“The last resort is surgery, an arthroscopic tendon release,” Suppiah says. “But it might be necessary if you suffer from repeated issues with the tendons — tendinosis — and nothing else works.”

The first step in resolving your elbow pain is to visit an orthopedic surgeon in San Diego. When you speak with the professionals in my office, you can expect the gold standard in diagnosis and care. If elbow surgery is required, I can speak with you about the best options right away.

When to Worry About Everyday Elbow Pain

Most of us experience elbow pain at some point in our lives. Whether it’s an ulnar nerve bang or the strain of heavy lifting, these pains typically go away on their own.

But as people grow older and engage in more intensive activities such as exercise and yard work, they may discover that the pain tends to linger longer and longer. Symptoms such as tennis elbow no longer require a racket or ball to make an appearance; many people feel the same aching soreness because of simple household tasks.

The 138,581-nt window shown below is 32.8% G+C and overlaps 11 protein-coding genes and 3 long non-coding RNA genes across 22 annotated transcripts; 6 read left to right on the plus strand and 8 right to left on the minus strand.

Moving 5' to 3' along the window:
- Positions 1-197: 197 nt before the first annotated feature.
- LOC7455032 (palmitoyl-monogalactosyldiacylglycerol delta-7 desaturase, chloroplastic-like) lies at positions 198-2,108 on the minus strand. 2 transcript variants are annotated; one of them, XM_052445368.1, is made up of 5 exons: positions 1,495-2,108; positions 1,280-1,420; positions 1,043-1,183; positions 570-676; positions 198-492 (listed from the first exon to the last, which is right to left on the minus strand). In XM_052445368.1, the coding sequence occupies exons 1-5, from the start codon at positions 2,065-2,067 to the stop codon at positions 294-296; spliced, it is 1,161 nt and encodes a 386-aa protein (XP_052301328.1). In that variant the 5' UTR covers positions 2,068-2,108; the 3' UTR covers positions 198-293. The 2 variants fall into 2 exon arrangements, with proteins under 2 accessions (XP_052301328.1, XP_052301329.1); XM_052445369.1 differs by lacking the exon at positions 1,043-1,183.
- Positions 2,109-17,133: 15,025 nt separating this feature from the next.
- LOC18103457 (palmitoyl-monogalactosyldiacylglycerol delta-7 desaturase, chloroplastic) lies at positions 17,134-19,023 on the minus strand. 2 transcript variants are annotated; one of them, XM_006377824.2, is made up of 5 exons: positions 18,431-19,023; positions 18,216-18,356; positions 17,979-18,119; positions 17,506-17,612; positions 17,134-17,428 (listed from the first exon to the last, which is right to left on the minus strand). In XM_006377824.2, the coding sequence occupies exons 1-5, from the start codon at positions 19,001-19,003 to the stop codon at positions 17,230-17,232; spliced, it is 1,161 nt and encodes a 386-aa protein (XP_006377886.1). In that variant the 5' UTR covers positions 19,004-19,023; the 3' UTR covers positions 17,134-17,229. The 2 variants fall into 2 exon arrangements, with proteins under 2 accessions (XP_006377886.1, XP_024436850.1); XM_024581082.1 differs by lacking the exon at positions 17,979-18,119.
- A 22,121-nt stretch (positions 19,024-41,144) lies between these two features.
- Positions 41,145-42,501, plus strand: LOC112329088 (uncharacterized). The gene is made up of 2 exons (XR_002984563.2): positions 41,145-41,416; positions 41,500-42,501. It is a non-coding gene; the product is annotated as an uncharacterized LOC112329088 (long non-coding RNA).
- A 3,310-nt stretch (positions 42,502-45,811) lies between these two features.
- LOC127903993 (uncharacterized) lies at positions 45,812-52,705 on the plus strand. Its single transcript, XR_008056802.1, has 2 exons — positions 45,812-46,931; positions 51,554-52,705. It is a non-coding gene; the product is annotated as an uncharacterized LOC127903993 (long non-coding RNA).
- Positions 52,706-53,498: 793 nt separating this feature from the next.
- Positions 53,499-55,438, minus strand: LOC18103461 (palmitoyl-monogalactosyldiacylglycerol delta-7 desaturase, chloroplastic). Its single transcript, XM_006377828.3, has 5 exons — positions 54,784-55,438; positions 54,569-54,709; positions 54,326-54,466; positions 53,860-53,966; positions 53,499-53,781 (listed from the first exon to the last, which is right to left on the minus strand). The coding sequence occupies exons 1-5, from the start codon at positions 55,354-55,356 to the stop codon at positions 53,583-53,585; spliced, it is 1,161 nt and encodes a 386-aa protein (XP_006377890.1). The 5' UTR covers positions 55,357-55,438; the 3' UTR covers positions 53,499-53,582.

So when is it time to visit an elbow pain specialist in San Diego? This article describes what you need to know:

Applying ice and taking an over-the-counter pain medication can help. If simple at-home measures don’t work, your doctor can prescribe a brace or a special type of strap can be worn around the arm to avoid aggravating the tendonitis.

And if that doesn’t work?

If you’ve suffered with tennis elbow for 6 weeks or longer, your case may be on the tougher side and it’s a good idea to talk to your doctor.

To speak with the best orthopedic surgeons in San Diego about some conservative options today, contact the elbow pain experts here.

Better Imaging for Pediatric Elbow Pain

Elbow pain is a common complaints among young athletes , especially those who get involved in rigorous sports. Although many of these complaints arise from chronic overuse, some elbow pain originate with an injury on the field, the court, or in the gym.